Your 20s are a time for figuring out who you are and what you want from life. While the only way to learn is to survive the inevitable cycle of successes and failures, it is always useful to have some guidance along the way. To help you out, we‘ve selected some of our favorite books that likely never made your high school or college reading lists. what you really want are book suggestions and book reviews. You want someone to say Read This, Not That. You want to know the best book club books, the most inspirational nonfiction books, and the books you just can’t put down. Here’s what we think you should read these The best Books everyone should read before turning 30.
The best books everyone should read
Desert Solitaire by Edward Abbey
One of The best books everyone should read- No author encapsulated and celebrated the American Southwest more engagingly than iconoclast and raconteur Edward Abbey. Desert Solitaire: A Season in the Wilderness — now nearly a half-century old — is a classic of environmental writing. In this autobiographical work, Abbey chronicles his time as a park ranger and reflects on landscape, culture, politics, tourism, environmental disregard, and degradation — doing so with a unique blend of ornery charm and breathtaking description. Though set in his beloved Southwest, Desert Solitaire beautifully and brashly captures the essence of the American outdoors, replete with disdain for those who’d seek to spoil its natural wonder. – Jeremy G.
‘Crime and Punishment’ by Fyodor Dostoyevsky
Regardless of your personal philosophy, there will be times when the world pushes against you and you wonder why it’s worth trying to better yourself and help others.
Fyodor Dostoyevsky’s novel is not only a gripping story, but it’s an argument against the nihilism that was popular among Russian intellectual circles in his time.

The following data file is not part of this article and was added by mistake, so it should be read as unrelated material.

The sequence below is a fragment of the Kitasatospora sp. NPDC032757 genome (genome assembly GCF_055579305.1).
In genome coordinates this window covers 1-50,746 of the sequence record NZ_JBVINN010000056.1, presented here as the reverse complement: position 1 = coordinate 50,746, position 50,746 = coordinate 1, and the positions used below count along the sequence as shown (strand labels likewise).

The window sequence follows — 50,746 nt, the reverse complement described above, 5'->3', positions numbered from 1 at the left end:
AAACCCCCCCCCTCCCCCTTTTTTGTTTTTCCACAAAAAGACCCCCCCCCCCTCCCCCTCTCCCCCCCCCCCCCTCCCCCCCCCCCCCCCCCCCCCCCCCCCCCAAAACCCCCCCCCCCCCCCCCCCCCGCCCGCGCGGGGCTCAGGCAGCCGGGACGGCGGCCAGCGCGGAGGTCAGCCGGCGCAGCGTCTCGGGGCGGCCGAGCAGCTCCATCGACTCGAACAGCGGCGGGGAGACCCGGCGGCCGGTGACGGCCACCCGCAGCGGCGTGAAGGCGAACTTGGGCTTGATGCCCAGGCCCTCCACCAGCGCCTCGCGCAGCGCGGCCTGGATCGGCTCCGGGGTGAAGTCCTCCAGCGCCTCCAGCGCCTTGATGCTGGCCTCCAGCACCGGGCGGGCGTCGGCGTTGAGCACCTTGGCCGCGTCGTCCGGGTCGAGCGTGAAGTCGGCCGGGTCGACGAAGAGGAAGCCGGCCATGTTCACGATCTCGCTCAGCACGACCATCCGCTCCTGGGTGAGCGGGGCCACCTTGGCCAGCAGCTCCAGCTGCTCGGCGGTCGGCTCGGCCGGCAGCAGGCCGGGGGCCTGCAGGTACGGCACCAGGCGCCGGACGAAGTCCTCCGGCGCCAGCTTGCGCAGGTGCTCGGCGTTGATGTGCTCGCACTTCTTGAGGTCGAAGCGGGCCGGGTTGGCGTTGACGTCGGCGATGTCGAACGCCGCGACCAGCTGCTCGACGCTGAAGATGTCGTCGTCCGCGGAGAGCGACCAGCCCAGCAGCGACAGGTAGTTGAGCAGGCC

“Crime and Punishment” is the tale of a 23-year-old man named Raskolnikov who, acting on a nagging urge, murders two old women and then struggles with processing the act.
Dostoyevsky argues that rationalism taken to its extreme ignores the powerful bonds that connect humanity and give us responsibility for each other.
Gilead by Marilynne Robinson
Set in 1956, Marilynne Robinson’s Gilead is a letter from the elderly Reverend John Ames to his very young son. Ames has lived all of his life in Gilead, Iowa, and the novel delves into the history of the area through the characters of Ames’s father and grandfather — also ministers, but deeply divided on ideas such as pacifism, duty, and the abolitionist movement. And eventually, when John Ames Boughton, Ames’s namesake, and godson, returns to Gilead, he brings up old tensions and sets events in motion that disturb Ames’s formerly peaceful last days. Gilead is one of the most beautifully written books of the new century thus far, and Robinson’s incredibly insightful grappling with faith, mortality, and what constitutes a meaningful life will resonate with readers across every spectrum.
If on a Winter’s Night a Traveler by Italo Calvino
For those with an amorous affair with books, If on a Winter’s Night a Traveler may well be the ultimate love letter to the reader. Calvino’s novel is a masterfully created, startlingly unique work of fiction. Told alternately in second-and third-person narratives, the book is a fascinating exploration of the relationship between the author and the reader — weaving together seemingly unrelated tales, all of which relate directly to you, the reader. At its core is an ingenious concept the likes of which could have only come from the unparalleled imagination of Calvino. By the time you reach its dazzling conclusion, you’ll be wishing you could somehow read it again for the very first time.
Man’s Search for Meaning by Viktor E. Frankl
Man’s Search for Meaning is like nothing you’ve ever read before. The first half of the book depicts Dr. Frankl’s four years losing everything in concentration camps — a description so hellish, it leaves you desolate. Shattered by his Holocaust experiences, Frankl struggles to survive after he is freed. In the second half of the book, Frankl shows how that period of his life informs and develops his theory of “logotherapy” — he asserts that life is about finding meaning, what is meaningful to each individual. As excruciating as his experiences are, Frankl’s theory is full of love; he is able to find redemption for himself and others. This book is beautifully life-changing.